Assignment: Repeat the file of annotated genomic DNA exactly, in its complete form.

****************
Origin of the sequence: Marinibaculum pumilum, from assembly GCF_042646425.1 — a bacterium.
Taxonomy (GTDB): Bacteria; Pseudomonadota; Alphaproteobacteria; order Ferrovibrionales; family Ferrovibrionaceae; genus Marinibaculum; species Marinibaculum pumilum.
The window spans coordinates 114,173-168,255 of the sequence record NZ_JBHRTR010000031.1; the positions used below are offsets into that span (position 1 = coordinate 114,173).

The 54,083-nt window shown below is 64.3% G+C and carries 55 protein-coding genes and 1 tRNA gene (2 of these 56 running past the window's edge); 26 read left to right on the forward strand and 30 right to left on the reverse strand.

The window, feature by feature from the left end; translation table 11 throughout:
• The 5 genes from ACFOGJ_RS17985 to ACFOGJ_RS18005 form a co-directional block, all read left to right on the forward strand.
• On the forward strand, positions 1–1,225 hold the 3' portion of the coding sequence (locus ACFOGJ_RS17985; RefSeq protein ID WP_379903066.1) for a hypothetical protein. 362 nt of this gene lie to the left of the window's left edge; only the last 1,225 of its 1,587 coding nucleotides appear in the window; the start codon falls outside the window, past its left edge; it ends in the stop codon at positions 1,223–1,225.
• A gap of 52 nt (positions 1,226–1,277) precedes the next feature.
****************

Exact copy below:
Origin of the sequence: Marinibaculum pumilum, from assembly GCF_042646425.1 — a bacterium.
Taxonomy (GTDB): Bacteria; Pseudomonadota; Alphaproteobacteria; order Ferrovibrionales; family Ferrovibrionaceae; genus Marinibaculum; species Marinibaculum pumilum.
The window spans coordinates 114,173-168,255 of the sequence record NZ_JBHRTR010000031.1; the positions used below are offsets into that span (position 1 = coordinate 114,173).

The 54,083-nt window shown below is 64.3% G+C and carries 55 protein-coding genes and 1 tRNA gene (2 of these 56 running past the window's edge); 26 read left to right on the forward strand and 30 right to left on the reverse strand.

The window, feature by feature from the left end; translation table 11 throughout:
• The 5 genes from ACFOGJ_RS17985 to ACFOGJ_RS18005 form a co-directional block, all read left to right on the forward strand.
• On the forward strand, positions 1–1,225 hold the 3' portion of the coding sequence (locus ACFOGJ_RS17985; RefSeq protein ID WP_379903066.1) for a hypothetical protein. 362 nt of this gene lie to the left of the window's left edge; only the last 1,225 of its 1,587 coding nucleotides appear in the window; the start codon falls outside the window, past its left edge; it ends in the stop codon at positions 1,223–1,225.
• A gap of 52 nt (positions 1,226–1,277) precedes the next feature.